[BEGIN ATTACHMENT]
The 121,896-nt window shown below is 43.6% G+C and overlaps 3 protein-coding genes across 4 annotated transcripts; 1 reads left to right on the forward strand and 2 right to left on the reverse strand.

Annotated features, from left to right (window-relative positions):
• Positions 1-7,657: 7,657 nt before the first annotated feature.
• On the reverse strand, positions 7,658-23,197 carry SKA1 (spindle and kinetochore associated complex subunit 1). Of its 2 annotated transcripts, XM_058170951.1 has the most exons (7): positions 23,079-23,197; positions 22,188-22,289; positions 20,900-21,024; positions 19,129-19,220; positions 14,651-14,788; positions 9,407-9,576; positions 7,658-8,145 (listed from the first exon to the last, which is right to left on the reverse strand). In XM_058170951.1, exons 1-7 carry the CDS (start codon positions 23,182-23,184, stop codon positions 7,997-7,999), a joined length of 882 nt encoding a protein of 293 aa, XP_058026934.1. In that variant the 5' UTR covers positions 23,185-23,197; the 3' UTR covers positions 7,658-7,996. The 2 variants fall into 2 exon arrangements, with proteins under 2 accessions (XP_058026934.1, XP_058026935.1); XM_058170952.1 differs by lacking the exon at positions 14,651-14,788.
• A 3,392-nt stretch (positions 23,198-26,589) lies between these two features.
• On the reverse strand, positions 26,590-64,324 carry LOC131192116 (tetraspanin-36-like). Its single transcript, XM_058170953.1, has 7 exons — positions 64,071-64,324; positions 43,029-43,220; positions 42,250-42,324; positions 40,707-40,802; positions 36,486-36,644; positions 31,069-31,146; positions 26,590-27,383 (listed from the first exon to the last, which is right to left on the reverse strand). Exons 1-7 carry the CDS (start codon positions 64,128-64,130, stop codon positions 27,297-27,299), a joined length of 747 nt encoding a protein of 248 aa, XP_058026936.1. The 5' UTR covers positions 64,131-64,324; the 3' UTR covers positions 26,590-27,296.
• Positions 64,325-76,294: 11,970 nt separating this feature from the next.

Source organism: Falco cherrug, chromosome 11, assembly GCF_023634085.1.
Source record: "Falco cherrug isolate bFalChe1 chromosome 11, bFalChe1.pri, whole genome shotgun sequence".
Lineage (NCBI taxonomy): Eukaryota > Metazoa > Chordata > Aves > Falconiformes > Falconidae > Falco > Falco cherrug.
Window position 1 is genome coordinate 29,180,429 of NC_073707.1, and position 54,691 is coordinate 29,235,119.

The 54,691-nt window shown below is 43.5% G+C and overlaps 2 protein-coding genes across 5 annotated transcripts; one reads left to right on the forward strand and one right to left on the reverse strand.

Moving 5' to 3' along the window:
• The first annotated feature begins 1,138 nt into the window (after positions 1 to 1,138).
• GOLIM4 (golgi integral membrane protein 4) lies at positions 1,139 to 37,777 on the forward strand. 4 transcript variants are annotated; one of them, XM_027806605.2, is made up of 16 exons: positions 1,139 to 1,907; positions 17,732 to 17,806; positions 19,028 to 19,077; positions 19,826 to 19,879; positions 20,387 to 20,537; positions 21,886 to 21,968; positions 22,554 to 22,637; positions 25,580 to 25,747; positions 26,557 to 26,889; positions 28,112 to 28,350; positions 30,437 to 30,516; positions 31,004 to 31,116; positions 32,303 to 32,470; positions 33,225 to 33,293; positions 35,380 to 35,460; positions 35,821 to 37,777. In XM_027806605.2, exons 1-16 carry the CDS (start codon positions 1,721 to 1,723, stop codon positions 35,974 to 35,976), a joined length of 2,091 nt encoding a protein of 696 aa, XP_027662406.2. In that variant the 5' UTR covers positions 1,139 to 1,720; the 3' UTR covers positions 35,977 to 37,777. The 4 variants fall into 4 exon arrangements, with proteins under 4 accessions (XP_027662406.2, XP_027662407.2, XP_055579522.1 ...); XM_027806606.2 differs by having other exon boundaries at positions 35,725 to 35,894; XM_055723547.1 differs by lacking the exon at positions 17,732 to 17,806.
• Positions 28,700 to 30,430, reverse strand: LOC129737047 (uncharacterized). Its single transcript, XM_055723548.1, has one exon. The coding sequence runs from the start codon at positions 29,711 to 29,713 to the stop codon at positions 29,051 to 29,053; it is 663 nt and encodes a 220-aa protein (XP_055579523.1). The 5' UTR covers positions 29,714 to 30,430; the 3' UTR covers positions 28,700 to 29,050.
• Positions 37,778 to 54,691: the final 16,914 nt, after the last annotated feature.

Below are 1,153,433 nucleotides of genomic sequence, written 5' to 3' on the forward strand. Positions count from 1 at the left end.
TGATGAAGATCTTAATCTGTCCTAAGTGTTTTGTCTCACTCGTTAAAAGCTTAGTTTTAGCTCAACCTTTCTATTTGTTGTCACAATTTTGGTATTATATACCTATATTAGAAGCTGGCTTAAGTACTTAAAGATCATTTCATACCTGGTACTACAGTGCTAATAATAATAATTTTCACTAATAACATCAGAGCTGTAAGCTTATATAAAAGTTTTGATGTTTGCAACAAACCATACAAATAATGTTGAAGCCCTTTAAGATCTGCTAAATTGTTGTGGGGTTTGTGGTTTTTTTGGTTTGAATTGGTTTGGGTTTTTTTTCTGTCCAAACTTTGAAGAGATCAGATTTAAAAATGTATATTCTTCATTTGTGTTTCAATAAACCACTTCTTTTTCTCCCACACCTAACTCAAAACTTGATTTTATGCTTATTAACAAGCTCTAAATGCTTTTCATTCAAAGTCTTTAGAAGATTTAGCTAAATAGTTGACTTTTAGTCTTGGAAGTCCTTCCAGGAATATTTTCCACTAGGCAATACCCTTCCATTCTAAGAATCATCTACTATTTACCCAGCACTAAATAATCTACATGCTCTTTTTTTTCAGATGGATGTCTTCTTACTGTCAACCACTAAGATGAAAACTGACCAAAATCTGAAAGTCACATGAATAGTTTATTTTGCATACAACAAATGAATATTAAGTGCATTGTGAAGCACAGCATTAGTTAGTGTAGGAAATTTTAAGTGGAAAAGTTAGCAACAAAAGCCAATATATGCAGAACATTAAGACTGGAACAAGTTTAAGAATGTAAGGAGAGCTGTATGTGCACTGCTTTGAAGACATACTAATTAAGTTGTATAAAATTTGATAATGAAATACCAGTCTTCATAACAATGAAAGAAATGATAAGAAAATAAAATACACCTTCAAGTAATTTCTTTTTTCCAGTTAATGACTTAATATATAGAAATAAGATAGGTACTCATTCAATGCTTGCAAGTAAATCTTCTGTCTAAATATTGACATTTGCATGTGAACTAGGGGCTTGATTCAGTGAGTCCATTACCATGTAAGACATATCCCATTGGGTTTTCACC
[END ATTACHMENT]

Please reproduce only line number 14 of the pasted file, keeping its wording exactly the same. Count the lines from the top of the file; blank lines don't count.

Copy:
• The first annotated feature begins 1,138 nt into the window (after positions 1 to 1,138).